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Pigeons

May 3, 2013 4 comments

by Marilyn Zelke-Windau

Perched on a right angle
grey, concrete sill overlook,
with 180 degrees of peripheral eye,
pigeons minute waltz,
sidestepping left-right,
back, forward, then wing it solo
to street level to search
for tree seed, wrapper residue,
to bide their time
by pecking pavement.

Pigeons are possessive chest thrusters.
Puffed in muted, sleek feathers
they wait for raindrops on city sidewalks,
pick their way through puddles,
preen humidity.

Flocking to regroup in plazas,
where bronze horses abide,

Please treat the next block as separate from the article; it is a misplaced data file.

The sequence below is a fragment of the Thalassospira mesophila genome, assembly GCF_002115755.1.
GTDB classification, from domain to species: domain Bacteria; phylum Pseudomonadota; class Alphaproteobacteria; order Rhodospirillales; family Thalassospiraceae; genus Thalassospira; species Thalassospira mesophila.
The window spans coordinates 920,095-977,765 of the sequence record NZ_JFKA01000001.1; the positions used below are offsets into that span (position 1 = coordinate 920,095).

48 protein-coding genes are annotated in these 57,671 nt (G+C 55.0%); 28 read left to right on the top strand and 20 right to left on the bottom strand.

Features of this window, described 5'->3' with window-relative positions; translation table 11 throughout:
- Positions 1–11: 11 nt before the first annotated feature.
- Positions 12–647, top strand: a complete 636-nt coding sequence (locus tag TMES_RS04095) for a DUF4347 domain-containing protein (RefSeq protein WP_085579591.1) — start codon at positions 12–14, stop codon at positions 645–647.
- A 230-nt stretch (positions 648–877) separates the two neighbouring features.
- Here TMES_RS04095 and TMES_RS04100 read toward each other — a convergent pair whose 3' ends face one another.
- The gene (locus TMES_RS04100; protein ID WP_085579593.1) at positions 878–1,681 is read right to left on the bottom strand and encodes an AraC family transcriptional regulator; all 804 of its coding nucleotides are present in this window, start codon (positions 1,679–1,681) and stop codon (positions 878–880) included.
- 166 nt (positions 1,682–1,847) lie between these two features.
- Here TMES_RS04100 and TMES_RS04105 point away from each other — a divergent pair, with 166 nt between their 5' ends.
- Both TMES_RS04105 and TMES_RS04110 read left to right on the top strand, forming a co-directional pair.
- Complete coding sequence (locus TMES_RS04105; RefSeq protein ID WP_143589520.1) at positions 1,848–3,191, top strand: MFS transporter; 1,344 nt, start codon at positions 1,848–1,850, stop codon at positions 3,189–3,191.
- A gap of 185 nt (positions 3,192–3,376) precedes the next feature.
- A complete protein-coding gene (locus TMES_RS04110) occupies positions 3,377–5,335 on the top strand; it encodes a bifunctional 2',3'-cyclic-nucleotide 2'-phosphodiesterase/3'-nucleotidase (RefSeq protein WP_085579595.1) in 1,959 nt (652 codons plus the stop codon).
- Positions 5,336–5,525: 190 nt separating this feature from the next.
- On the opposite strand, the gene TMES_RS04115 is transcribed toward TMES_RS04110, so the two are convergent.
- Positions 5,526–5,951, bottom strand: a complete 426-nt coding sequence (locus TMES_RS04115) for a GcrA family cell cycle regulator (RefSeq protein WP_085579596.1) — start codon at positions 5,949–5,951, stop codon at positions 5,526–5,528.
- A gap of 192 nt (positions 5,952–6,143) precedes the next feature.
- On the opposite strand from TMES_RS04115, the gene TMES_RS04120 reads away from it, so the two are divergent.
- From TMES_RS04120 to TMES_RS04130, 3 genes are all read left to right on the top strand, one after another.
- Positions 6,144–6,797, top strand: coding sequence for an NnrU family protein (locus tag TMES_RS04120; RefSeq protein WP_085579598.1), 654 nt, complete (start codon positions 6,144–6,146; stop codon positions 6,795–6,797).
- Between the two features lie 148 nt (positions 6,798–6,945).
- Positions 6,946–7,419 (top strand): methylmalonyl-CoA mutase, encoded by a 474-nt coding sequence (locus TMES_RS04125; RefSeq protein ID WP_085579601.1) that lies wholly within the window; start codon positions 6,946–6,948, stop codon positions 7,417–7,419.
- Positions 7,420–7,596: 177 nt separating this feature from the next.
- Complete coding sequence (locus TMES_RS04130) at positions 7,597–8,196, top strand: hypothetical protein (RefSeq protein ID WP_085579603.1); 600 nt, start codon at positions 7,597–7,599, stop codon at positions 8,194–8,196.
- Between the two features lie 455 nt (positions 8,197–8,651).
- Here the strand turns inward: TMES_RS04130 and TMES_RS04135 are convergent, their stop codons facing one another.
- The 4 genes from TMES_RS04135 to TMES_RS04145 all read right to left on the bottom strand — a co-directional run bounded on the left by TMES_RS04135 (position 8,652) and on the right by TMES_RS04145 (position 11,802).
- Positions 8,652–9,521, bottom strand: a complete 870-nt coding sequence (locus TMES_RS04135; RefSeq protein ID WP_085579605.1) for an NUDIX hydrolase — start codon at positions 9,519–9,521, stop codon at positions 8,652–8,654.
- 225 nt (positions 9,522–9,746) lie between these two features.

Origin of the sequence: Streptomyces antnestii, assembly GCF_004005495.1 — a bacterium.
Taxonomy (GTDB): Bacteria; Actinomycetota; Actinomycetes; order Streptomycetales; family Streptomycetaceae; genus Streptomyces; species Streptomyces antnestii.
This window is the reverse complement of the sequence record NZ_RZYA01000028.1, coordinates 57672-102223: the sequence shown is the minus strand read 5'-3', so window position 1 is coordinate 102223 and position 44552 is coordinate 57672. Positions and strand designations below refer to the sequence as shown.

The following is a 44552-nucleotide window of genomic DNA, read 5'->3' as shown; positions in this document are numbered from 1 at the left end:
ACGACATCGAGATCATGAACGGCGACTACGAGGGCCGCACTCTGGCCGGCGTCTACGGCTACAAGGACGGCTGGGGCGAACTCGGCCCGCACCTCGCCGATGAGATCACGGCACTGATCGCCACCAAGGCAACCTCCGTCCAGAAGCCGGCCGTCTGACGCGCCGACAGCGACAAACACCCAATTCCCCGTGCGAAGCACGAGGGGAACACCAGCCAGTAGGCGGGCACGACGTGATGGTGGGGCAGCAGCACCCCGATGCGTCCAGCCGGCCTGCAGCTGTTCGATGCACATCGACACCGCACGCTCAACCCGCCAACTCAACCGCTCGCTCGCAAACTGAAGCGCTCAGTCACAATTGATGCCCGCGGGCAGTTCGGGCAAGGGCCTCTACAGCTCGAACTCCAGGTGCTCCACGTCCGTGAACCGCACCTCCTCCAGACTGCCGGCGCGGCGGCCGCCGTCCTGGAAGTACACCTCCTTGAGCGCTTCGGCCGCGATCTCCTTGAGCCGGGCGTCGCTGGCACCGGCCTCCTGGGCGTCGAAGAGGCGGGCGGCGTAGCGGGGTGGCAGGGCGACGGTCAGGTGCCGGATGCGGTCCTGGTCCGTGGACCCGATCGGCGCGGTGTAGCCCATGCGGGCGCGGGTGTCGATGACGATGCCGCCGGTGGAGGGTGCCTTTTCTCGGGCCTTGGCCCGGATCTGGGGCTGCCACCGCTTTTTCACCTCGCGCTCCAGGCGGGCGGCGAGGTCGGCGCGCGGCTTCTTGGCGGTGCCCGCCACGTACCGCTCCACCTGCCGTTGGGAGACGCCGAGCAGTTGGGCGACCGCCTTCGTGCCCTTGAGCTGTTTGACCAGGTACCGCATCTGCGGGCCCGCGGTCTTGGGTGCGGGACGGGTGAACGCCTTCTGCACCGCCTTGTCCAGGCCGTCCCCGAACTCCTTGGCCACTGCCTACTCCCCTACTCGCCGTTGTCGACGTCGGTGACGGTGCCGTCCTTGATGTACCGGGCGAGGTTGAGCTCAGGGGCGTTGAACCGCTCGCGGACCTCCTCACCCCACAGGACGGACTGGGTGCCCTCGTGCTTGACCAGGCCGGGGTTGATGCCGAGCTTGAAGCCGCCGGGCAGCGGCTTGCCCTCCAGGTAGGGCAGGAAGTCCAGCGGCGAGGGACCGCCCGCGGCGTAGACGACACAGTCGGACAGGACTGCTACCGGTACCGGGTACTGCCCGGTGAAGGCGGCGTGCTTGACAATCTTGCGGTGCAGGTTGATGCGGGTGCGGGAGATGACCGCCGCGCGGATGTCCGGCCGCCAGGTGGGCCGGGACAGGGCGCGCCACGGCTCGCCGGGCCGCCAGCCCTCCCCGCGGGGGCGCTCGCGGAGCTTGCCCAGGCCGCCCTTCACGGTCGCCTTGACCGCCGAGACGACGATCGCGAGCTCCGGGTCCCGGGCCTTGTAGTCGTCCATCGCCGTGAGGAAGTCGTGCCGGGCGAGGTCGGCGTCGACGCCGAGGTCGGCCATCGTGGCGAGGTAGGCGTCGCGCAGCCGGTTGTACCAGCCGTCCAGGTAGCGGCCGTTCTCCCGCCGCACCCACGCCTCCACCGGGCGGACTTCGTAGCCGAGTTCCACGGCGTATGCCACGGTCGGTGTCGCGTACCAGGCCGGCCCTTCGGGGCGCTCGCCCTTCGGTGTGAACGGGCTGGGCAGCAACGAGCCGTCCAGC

they pay homage to bigger beasts,
nestle on heroesā€™ heads, hats,
and on sworded hands
raised in charged leadership.

They grey-swoop, silver-glide,
intimidate pedestrians inches from faces,
autos feet from windshields,
from exits, from parking spaces.

Pigeons own cities.
No license, no permit,
they squat, grandfathered in
by their grandfathers.
They are the huddle cooers
of urban uptowns,
the detectives of ordinary environs.


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Marilyn Zelke-Windau lives in Sheboygan Falls, Wisconsin with her husband, Tom, and their golden retriever puppy. She taught elementary school art for many years. Her poems have appeared in several printed journals including Stoneboat, Fox Cry Review, and Seems, and at the online sites of Your Daily Poem, Verse Wisconsin, and brawlerlit. She is a member of the Wisconsin Fellowship of Poets.